designs that would withhold services from a control group, including the establishment of "wait list controls" for overcrowded services such as battered wife shelters.
The explosion of interest in the topic of domestic violence has been accompanied by tremendous growth in research and publication on the various aspects of violence in the home. Unfortunately, although the amount of data collected in the past 25 years is impressive--at least compared to the dearth of data collected prior to 1962--the knowledge base is still far from solid. By and large, the reason for the lack of a well-developed knowledge base is the rather brief period of time the topic of family violence has been studied. In addition, the knowledge base has been built through exploratory and descriptive research. Such research can is useful for generating hypotheses, but cannot test those hypotheses. Furthermore, even well designed exploratory and descriptive research is subject to innumerable plausible rival explanations for the findings.
Although few researchers, clinicians, or policy makers held out much hope that useful data on family violence could be collected using survey research techniques, the skepticism has turned out to be unwarranted. Survey research on violence between family members has yielded estimates of the incidence and prevalence of violence in the home not confounded by the biases of official reports. Furthermore, survey data that examines associations between individual and social factors and family violence is also not confounded by the biases inherent in using clinical or official report data. The large samples used in survey research have provided opportunities to test hypotheses about various aspects of violence in the home. When the surveys employ representative samples, investigators have been able to break the confines of small, limited samples, and generalize their results to larger populations.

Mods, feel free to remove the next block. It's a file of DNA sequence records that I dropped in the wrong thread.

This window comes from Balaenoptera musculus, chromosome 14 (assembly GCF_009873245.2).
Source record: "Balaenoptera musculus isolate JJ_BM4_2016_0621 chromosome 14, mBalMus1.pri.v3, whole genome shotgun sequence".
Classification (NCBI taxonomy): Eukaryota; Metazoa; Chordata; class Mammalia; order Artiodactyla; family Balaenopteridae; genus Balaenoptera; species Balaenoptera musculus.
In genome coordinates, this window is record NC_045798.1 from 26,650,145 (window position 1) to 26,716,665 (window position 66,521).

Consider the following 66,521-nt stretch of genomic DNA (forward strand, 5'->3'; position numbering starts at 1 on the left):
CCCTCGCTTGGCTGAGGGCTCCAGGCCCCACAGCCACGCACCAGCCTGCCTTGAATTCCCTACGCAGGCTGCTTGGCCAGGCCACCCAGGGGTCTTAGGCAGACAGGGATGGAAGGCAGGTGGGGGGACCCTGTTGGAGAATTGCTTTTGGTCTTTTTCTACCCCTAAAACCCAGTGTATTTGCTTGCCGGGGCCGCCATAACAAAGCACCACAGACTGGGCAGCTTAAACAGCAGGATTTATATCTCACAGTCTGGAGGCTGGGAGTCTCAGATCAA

An unintended benefit of survey research on family violence is that those using the survey method have been forced to rigorously develop replicable nominal and operational definitions. Whereas studies based on clinical or official report data can simply define violence and abuse as those cases in the clinical or official records, survey researchers were forced to develop reliable and valid measurement technique to tap violence between family members.
Obviously, survey research is not the panacea for the problems and constraints inherent in studying, understanding, and explaining family violence. The biases of clinical and official report data have been replaced by the biases that are part of any project which depends on self-report and recall to measure human behavior. The advantages of large sample sizes and resulting statistical power are